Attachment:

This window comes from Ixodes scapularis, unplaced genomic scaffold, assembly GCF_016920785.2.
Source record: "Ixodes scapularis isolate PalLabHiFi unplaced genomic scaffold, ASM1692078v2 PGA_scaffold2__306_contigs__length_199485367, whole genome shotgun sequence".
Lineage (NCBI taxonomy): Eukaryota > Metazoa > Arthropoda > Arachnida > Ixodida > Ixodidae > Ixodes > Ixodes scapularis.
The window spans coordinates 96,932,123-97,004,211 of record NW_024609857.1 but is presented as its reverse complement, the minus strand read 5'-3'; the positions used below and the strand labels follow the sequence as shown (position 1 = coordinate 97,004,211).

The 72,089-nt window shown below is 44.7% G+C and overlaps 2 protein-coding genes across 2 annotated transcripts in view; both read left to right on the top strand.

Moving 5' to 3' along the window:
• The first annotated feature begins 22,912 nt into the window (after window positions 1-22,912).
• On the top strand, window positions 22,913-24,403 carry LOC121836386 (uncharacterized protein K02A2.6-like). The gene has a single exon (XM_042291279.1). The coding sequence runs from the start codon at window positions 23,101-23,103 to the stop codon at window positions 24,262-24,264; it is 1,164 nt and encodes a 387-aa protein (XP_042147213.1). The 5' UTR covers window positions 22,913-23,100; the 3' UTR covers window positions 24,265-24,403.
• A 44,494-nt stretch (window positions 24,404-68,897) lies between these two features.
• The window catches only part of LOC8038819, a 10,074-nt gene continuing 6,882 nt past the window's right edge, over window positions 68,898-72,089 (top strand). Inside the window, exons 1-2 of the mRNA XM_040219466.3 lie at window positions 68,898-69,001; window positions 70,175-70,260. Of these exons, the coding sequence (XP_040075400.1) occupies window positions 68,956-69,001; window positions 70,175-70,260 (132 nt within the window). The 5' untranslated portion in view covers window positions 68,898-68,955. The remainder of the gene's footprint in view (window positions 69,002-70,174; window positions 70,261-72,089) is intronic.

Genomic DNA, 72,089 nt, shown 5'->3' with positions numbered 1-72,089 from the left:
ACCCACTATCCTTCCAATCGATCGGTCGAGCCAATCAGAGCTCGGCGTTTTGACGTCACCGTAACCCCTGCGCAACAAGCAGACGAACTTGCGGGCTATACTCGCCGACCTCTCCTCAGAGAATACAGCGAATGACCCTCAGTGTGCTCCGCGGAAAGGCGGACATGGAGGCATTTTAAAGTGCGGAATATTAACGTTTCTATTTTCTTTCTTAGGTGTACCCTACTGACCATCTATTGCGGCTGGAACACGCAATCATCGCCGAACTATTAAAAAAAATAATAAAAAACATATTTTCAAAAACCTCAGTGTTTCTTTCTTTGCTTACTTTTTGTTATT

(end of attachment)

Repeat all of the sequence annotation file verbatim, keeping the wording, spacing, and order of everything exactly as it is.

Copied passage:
This window comes from Ixodes scapularis, unplaced genomic scaffold, assembly GCF_016920785.2.
Source record: "Ixodes scapularis isolate PalLabHiFi unplaced genomic scaffold, ASM1692078v2 PGA_scaffold2__306_contigs__length_199485367, whole genome shotgun sequence".
Lineage (NCBI taxonomy): Eukaryota > Metazoa > Arthropoda > Arachnida > Ixodida > Ixodidae > Ixodes > Ixodes scapularis.
The window spans coordinates 96,932,123-97,004,211 of record NW_024609857.1 but is presented as its reverse complement, the minus strand read 5'-3'; the positions used below and the strand labels follow the sequence as shown (position 1 = coordinate 97,004,211).

The 72,089-nt window shown below is 44.7% G+C and overlaps 2 protein-coding genes across 2 annotated transcripts in view; both read left to right on the top strand.

Moving 5' to 3' along the window:
• The first annotated feature begins 22,912 nt into the window (after window positions 1-22,912).
• On the top strand, window positions 22,913-24,403 carry LOC121836386 (uncharacterized protein K02A2.6-like). The gene has a single exon (XM_042291279.1). The coding sequence runs from the start codon at window positions 23,101-23,103 to the stop codon at window positions 24,262-24,264; it is 1,164 nt and encodes a 387-aa protein (XP_042147213.1). The 5' UTR covers window positions 22,913-23,100; the 3' UTR covers window positions 24,265-24,403.
• A 44,494-nt stretch (window positions 24,404-68,897) lies between these two features.
• The window catches only part of LOC8038819, a 10,074-nt gene continuing 6,882 nt past the window's right edge, over window positions 68,898-72,089 (top strand). Inside the window, exons 1-2 of the mRNA XM_040219466.3 lie at window positions 68,898-69,001; window positions 70,175-70,260. Of these exons, the coding sequence (XP_040075400.1) occupies window positions 68,956-69,001; window positions 70,175-70,260 (132 nt within the window). The 5' untranslated portion in view covers window positions 68,898-68,955. The remainder of the gene's footprint in view (window positions 69,002-70,174; window positions 70,261-72,089) is intronic.

Genomic DNA, 72,089 nt, shown 5'->3' with positions numbered 1-72,089 from the left:
ACCCACTATCCTTCCAATCGATCGGTCGAGCCAATCAGAGCTCGGCGTTTTGACGTCACCGTAACCCCTGCGCAACAAGCAGACGAACTTGCGGGCTATACTCGCCGACCTCTCCTCAGAGAATACAGCGAATGACCCTCAGTGTGCTCCGCGGAAAGGCGGACATGGAGGCATTTTAAAGTGCGGAATATTAACGTTTCTATTTTCTTTCTTAGGTGTACCCTACTGACCATCTATTGCGGCTGGAACACGCAATCATCGCCGAACTATTAAAAAAAATAATAAAAAACATATTTTCAAAAACCTCAGTGTTTCTTTCTTTGCTTACTTTTTGTTATT